- Author: Larbaud, Valery
- Binding: Paperback
- Pages: 320
- Size: 5 x 8"
- Pub. Year: 1990
- ISBN: 0-929701-15-1
- In Stock: Yes
Also Available in Clothbound: Add to CartTranslated from the French by Gilbert Cannan.
Introduction by Robert Kelly.
Published in France in 1913, and in the United States in 1924, The Diary of A.O. Barnabooth is rightly considered one of the first truly original books of the century. Larbaud's novel transforms the traditional "novel of education" into a comic, cosmopolitan search for "self realization." Barnabooth's adventures ricochet from Florence to San Marino, Venice, Trieste, Moscow, Sarajevo, St. Petersburg, Copenhagen. and London, as he strives to solve his spiritual, that is amatory, difficulties.
Here is the prototype of the 20th-century jetsetter, a fabulously wealthy 24-year-old on a free-for-all Grand Tour through the European capitals. Barnabooth is a naive yet brashly opinionated South American who casts about for a new identity with an almost scientific rigor -- an intensity all the more humorous for the swings between self-delusion and revelation that are so faithfully recorded in a diary that is destined from the start for publication. Barnabooth is essentially a character from Wilde advanced into the 20th century, full of optimism for the future, scorn for the musty generation just passed, and yet subject to the erosion of confidence that marks the psychologies of the characters of Gide, Proust, and Kafka. This is a book that transforms the "novel of education" with a new persona and employs a "stream of consciousness" interior monologue in perhaps its first modern instance. As Justin O'Brien has noted, "[Barnabooth] suffers a progressive loss of illusions... And every time he approaches a decision or a judgment he interrupts himself to dissect his thought and determine just what percentage of vanity, of self-deceit, or of affectation has entered into it."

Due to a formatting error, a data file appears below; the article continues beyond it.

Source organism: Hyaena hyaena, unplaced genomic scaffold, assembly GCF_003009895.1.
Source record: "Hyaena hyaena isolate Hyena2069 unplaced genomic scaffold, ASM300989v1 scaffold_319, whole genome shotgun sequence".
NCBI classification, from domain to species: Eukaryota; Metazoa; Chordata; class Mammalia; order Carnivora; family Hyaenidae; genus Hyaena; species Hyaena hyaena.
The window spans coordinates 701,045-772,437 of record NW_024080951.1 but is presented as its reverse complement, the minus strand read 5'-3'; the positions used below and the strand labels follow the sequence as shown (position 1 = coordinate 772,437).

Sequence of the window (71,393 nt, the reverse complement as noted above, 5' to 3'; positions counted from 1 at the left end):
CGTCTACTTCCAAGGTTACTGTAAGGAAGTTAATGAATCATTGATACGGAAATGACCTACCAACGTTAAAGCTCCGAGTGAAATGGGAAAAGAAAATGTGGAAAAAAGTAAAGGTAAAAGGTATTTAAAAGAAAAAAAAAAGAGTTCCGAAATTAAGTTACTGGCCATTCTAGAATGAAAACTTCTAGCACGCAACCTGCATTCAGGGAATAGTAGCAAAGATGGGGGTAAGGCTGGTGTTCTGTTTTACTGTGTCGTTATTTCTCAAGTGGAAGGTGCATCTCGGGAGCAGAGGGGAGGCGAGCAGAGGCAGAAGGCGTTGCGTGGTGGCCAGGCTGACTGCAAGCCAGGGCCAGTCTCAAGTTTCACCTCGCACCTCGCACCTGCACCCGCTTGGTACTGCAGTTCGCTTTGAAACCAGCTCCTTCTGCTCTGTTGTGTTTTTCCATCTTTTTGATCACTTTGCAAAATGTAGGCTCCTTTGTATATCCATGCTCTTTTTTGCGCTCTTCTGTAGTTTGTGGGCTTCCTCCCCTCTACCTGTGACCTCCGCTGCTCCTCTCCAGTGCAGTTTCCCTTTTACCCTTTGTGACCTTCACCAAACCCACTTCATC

"This beguiling novel [originally published in 1924] traces the misadventures and romantic exploits of the 23-year-old A.O. Barnabooth... as he wanders across pre-World War I Europe by train. Barnabooth has liquidated his fortune to pursue a luxurious, existentialist life, meditating on himself and the world, listening to stories told by chance companions, living out of a single suitcase -- albeit one filled with currency."
-- Washington Post Book World
In France, Valery Larbaud occupies an important position in 20th century literature. Born in Vichy in 1881, he taught himself six languages at an early age and set out to bring world literature into French. He was the first to translate Joseph Conrad, Thomas Hardy, Samuel Butler,...